Missing Teeth

A tooth can be lost for a number of reasons, including dental decay, periodontal disease, injuries and accidents.

Though some may think that a missing tooth is only a cosmetic problem, losing a tooth can cause more serious problems in the mouth. When a permanent tooth is lost, the neighbouring teeth can also be affected. The tooth above or below the one that was lost will usually move out of its socket towards the space created by the lost tooth. Teeth next to the lost tooth often tilt towards the existing space. Both of these scenarios can result in uncomfortable food catches as well as an uneven bite, gum problems may be unsightly. If a missing tooth is not replaced, there is a chance that more teeth will eventually be lost or damaged, due to the uneven forces exerted during chewing.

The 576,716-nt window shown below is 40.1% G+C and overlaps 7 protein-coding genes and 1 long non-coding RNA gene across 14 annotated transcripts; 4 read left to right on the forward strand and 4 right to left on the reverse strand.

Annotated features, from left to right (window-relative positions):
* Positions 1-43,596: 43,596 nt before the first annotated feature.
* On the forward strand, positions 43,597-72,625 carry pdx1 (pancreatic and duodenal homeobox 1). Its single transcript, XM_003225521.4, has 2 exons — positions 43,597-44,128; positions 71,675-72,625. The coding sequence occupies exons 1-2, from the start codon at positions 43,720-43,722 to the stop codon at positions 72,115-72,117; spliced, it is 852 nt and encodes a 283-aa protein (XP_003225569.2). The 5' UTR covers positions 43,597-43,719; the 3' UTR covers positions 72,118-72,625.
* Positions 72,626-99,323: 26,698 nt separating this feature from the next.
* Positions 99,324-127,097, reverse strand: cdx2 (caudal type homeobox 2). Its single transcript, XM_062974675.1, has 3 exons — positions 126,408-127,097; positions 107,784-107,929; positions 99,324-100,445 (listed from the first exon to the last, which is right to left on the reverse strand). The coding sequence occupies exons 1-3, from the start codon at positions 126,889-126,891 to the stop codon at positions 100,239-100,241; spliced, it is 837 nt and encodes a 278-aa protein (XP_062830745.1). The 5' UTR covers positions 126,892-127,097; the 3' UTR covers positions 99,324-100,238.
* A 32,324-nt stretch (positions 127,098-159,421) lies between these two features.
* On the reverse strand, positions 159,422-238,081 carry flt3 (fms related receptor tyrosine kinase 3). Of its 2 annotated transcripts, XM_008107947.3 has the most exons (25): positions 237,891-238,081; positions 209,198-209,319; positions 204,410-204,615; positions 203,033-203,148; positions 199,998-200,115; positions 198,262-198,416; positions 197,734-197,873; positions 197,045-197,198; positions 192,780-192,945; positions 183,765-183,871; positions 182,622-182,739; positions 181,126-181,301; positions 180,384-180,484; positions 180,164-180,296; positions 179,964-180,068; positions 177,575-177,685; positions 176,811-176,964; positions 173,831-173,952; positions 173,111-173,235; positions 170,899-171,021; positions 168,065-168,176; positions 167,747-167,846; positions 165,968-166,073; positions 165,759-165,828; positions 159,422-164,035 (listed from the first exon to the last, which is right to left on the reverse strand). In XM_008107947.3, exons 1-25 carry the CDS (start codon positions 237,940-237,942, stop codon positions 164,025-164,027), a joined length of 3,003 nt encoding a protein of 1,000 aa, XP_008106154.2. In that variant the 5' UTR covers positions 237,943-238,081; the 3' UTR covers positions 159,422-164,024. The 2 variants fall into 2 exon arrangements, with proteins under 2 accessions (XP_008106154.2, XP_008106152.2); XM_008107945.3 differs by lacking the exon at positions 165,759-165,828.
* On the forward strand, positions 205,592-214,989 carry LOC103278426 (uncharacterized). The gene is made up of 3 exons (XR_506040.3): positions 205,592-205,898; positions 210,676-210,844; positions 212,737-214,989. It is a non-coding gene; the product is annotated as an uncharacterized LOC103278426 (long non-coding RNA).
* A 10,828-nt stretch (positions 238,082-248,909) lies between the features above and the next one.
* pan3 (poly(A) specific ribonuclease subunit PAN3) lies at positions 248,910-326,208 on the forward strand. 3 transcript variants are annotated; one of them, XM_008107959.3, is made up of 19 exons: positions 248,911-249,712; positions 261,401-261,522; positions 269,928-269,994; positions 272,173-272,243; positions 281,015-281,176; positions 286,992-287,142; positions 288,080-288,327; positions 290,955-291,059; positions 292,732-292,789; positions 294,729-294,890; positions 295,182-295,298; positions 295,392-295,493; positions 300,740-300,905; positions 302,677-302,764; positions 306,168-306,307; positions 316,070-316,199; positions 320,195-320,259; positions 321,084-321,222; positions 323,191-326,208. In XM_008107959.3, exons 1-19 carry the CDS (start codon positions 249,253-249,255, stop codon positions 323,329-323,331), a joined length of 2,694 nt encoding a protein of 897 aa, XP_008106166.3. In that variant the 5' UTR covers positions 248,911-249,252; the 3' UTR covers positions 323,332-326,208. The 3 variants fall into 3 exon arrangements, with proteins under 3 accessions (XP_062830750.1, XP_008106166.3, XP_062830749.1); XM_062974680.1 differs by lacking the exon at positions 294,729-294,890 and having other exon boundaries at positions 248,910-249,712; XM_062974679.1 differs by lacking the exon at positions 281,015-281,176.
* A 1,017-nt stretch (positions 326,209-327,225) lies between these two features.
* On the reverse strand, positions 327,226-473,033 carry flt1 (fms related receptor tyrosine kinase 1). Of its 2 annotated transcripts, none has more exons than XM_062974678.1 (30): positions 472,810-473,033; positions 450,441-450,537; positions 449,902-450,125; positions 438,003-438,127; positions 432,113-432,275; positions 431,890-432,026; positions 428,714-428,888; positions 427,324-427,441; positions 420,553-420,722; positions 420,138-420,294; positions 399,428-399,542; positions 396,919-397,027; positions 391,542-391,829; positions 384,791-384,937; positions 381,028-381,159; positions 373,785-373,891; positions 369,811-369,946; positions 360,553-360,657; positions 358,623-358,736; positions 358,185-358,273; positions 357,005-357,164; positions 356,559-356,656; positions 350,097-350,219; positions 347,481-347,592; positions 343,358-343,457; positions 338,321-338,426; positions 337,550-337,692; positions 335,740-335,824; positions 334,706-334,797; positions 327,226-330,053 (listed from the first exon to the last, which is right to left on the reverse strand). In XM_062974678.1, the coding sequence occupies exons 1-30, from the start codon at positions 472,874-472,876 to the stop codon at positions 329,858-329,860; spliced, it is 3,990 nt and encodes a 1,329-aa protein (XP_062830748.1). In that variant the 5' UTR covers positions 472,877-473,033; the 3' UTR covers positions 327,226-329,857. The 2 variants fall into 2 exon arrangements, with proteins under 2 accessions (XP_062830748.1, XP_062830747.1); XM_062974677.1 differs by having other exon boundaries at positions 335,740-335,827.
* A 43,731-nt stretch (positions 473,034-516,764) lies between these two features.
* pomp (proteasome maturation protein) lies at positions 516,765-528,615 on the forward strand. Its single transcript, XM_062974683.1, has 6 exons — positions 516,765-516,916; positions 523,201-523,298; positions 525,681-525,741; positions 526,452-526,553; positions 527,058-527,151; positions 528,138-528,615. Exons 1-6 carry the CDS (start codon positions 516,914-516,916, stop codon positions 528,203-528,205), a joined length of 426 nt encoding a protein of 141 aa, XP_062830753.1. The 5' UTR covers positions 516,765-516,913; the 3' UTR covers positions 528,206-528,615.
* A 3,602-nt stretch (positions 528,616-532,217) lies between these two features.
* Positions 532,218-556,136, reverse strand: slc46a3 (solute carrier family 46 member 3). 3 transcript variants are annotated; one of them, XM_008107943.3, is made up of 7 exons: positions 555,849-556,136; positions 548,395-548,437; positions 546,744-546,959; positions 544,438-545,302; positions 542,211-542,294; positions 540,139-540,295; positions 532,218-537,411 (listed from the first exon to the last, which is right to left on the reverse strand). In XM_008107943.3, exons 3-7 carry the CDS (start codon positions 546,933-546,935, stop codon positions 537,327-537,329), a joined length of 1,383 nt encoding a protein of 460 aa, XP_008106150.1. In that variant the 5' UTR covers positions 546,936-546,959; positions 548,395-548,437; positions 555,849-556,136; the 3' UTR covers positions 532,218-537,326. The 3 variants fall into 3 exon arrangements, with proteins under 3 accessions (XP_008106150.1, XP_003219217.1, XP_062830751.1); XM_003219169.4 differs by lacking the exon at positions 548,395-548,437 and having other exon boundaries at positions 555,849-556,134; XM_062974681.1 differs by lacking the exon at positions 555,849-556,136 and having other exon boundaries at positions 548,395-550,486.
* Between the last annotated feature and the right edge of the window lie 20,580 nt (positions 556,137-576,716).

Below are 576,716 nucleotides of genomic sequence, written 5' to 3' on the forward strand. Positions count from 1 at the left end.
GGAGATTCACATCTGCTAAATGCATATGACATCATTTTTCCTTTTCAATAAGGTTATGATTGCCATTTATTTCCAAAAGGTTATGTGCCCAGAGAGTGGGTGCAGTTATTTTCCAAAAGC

Crowns, bridges and partial dentures are the most common methods for correcting major functional or structural problems with individual teeth, missing teeth or general bite imbalance. Dental implants are also used successfully to replace teeth for people in most age groups.